Gross Domestic Product comes in at 3.5 percent on the eve of the 2 year anniversary of President Bush’s 2003 tax cut.
Washington D.C. – Today the Department of Commerce reported that the U.S. economy expanded at a 3.5 percent pace. Although the initial estimates released in April placed growth at a solid 3.1 percent, the torrid pace of growth has surpassed expectations by 0.4 percentage points or $10.6 billion. Despite last month’s pessimistic pundit predictions, the strong and steady increase in Gross Domestic Product reveals economic growth rather than a slowdown.
“The GDP of 3.5 percent is yet another indicator pointing to the strength of the economy,” said Grover Norquist, president of Americans for Tax Reform (ATR). “Here is the message that the growing GDP is sending to all of those pundits ranting about the economic slowdown: the economy is alive and kicking. Get used to it and find another reason to claim that the sky is falling.”
This upward revision of the GDP to 3.5 percent is the newest piece of the clear picture emerging. This picture of economic growth also shows that the U.S. economy has expanded for 14 consecutive quarters and has exceeded 3 percent growth for 8 straight quarters. Also, the U.S. economy has expanded at a healthy 4.35 percent rate since the Jobs and Growth Tax Relief Reconciliation Act (JGTRRA) passed in June of 2003.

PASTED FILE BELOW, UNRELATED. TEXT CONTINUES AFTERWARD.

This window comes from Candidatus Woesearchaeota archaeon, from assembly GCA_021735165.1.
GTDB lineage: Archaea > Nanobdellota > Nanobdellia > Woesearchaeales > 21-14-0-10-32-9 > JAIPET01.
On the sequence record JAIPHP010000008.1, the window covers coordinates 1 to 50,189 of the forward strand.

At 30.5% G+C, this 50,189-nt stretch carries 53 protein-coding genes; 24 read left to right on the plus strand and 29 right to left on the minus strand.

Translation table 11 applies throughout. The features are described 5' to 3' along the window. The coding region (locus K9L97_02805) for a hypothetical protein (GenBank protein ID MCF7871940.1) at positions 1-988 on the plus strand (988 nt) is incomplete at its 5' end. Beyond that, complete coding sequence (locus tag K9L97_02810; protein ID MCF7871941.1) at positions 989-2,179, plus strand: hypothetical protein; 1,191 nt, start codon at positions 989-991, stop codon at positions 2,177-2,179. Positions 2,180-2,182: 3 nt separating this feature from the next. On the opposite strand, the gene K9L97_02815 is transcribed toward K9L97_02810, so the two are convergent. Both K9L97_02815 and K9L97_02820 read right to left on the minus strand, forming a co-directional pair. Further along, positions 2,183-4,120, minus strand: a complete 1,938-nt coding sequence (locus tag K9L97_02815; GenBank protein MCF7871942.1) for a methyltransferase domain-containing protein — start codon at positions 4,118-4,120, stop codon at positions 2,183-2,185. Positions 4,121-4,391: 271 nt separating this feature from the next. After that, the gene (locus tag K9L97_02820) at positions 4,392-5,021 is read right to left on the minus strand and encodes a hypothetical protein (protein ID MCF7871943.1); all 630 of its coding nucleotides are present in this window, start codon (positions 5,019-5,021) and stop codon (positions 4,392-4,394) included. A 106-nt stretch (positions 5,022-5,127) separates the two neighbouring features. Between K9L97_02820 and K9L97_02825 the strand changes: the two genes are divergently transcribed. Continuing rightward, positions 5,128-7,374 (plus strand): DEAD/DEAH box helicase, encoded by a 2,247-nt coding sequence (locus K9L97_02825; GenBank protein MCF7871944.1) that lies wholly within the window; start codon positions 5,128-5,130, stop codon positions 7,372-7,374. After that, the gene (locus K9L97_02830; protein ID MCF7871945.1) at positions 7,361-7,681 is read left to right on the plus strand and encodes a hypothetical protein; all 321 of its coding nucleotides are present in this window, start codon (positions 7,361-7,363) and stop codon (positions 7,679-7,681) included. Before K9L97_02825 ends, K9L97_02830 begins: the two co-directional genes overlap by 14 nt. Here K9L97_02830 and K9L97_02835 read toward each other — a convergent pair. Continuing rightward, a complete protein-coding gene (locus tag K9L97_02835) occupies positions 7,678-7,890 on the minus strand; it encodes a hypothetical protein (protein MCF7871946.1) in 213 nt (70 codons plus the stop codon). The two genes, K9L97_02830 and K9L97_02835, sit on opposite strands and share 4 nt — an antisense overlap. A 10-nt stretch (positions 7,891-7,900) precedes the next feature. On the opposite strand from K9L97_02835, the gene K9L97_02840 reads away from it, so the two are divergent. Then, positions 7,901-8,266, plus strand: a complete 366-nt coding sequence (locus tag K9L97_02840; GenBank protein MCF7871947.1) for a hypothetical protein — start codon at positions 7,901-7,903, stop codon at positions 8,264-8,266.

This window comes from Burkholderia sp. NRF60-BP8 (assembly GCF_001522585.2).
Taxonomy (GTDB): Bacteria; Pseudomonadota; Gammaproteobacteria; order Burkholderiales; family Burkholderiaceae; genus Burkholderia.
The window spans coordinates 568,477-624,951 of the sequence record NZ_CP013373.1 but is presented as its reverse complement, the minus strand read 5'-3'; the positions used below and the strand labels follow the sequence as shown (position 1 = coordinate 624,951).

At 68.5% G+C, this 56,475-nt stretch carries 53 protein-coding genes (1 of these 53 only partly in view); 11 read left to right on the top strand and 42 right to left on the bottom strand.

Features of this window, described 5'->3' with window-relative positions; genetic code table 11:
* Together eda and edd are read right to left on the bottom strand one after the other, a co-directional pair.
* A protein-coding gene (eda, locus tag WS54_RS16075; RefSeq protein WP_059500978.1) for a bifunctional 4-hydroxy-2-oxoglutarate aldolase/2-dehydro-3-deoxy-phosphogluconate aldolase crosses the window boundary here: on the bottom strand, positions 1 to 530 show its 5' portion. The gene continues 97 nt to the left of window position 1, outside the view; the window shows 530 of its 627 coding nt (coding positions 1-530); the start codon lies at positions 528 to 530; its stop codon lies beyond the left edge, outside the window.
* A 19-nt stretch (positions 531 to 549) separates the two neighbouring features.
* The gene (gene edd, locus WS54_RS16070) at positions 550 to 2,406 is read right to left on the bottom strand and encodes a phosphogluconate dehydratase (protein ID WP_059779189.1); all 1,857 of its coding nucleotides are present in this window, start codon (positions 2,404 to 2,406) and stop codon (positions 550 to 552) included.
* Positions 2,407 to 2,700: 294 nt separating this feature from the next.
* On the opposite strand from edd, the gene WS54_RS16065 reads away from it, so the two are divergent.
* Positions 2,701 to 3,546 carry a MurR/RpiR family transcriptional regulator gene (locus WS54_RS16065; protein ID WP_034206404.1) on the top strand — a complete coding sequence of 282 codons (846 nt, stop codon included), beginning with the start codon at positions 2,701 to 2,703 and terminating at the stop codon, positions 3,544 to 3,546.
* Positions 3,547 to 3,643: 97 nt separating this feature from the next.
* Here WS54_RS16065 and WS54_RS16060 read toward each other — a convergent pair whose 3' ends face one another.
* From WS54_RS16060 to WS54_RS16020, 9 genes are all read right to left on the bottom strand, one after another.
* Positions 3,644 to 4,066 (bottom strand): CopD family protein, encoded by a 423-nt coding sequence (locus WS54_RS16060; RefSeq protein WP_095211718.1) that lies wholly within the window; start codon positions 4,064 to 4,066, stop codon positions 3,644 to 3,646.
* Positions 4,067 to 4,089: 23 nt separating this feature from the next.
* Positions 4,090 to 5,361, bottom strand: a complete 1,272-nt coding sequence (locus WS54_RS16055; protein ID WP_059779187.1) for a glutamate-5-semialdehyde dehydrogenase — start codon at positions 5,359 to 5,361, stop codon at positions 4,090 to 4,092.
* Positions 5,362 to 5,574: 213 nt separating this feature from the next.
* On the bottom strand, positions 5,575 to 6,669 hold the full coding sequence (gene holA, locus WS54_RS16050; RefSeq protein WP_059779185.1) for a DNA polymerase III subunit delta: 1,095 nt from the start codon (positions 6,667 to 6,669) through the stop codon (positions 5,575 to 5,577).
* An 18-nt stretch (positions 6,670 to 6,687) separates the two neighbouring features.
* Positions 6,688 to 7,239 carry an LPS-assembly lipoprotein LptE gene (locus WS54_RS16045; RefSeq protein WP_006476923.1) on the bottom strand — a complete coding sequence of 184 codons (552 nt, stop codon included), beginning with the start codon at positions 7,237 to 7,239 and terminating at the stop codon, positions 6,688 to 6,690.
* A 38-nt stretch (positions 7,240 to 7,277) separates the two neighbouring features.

Strong economic growth has also been mirrored by strong expansion in the U.S. job market. Since the passage of JGTRRA, the national unemployment rate stands at a meager 5.2 percent, a rate far lower than the average rate of the 1970’s, 80’s and 90’s and the U.S. economy has generated 3.5 million new jobs. The economy has created 844,000 new jobs in 2005, on pace to create more than 2.5 million jobs for the year.
“This economic expansion is vital and must be maintained. Thanks to President Bush’s tax cuts on businesses and investment, Americans are prospering,” continued Norquist. “Making the tax cuts permanent will ensure that long-run growth is achieved. ”